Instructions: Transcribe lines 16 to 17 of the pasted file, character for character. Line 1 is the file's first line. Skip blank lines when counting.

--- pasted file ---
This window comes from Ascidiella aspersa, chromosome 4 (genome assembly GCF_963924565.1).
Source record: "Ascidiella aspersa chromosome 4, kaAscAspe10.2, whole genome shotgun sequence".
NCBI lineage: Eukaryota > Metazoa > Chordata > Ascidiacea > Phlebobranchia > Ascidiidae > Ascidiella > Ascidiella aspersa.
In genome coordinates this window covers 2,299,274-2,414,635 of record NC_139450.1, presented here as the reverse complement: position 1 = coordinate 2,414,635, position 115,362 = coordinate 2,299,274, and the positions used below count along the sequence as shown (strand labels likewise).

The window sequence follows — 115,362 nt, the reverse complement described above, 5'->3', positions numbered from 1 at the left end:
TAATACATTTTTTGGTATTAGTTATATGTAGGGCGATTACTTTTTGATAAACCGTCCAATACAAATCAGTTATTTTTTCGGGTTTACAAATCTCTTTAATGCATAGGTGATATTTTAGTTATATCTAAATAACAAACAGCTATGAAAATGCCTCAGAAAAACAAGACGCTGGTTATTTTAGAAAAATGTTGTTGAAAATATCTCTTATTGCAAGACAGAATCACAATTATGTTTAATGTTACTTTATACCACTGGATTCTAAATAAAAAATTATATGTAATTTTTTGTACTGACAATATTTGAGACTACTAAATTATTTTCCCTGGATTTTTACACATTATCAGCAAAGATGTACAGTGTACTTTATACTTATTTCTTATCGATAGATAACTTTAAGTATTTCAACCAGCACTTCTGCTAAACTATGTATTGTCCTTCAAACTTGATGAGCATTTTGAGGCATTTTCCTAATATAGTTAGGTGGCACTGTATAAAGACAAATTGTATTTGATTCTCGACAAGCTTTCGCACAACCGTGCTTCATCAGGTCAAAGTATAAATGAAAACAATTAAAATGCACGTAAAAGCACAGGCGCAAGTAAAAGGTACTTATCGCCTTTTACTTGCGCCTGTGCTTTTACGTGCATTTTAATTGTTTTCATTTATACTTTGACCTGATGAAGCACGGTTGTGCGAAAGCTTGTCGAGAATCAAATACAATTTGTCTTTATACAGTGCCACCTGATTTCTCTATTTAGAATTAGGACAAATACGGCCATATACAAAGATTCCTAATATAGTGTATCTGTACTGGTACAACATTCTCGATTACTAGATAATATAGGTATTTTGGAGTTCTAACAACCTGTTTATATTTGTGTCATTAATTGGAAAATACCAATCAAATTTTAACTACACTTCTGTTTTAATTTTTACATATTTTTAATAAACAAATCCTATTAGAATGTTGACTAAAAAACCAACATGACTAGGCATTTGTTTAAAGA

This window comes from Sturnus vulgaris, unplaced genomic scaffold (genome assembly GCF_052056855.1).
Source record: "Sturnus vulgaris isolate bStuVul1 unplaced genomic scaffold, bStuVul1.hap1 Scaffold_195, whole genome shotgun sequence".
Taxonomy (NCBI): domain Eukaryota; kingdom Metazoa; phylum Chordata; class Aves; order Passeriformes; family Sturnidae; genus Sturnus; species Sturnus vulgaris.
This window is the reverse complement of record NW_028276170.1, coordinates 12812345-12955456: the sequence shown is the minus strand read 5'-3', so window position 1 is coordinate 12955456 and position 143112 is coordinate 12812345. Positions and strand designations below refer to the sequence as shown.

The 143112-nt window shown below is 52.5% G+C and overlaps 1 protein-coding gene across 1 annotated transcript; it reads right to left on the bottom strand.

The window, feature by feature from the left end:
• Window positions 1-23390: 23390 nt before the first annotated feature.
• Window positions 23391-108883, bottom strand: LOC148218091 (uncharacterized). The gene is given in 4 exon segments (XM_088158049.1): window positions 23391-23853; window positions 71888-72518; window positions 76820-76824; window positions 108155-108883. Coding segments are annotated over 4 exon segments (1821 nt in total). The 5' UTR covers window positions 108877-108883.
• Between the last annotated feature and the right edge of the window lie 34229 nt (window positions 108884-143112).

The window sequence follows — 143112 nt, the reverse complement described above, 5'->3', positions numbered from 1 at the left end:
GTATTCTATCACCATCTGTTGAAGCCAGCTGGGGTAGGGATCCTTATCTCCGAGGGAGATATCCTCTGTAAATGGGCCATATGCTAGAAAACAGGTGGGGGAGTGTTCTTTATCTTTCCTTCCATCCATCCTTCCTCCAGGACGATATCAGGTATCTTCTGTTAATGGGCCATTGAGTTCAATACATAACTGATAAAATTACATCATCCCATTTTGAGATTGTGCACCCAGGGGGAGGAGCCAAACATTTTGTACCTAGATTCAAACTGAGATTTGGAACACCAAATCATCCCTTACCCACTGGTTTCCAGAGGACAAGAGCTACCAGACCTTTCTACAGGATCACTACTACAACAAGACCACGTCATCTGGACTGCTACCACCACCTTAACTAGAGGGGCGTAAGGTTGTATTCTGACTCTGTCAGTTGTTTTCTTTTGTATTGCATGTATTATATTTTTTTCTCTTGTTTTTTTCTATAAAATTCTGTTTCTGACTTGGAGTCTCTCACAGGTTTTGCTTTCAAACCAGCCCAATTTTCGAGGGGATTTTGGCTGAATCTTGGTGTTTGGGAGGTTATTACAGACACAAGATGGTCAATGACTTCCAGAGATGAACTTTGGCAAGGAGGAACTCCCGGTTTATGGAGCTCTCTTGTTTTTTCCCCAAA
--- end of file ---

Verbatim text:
The window sequence follows — 143112 nt, the reverse complement described above, 5'->3', positions numbered from 1 at the left end:
GTATTCTATCACCATCTGTTGAAGCCAGCTGGGGTAGGGATCCTTATCTCCGAGGGAGATATCCTCTGTAAATGGGCCATATGCTAGAAAACAGGTGGGGGAGTGTTCTTTATCTTTCCTTCCATCCATCCTTCCTCCAGGACGATATCAGGTATCTTCTGTTAATGGGCCATTGAGTTCAATACATAACTGATAAAATTACATCATCCCATTTTGAGATTGTGCACCCAGGGGGAGGAGCCAAACATTTTGTACCTAGATTCAAACTGAGATTTGGAACACCAAATCATCCCTTACCCACTGGTTTCCAGAGGACAAGAGCTACCAGACCTTTCTACAGGATCACTACTACAACAAGACCACGTCATCTGGACTGCTACCACCACCTTAACTAGAGGGGCGTAAGGTTGTATTCTGACTCTGTCAGTTGTTTTCTTTTGTATTGCATGTATTATATTTTTTTCTCTTGTTTTTTTCTATAAAATTCTGTTTCTGACTTGGAGTCTCTCACAGGTTTTGCTTTCAAACCAGCCCAATTTTCGAGGGGATTTTGGCTGAATCTTGGTGTTTGGGAGGTTATTACAGACACAAGATGGTCAATGACTTCCAGAGATGAACTTTGGCAAGGAGGAACTCCCGGTTTATGGAGCTCTCTTGTTTTTTCCCCAAA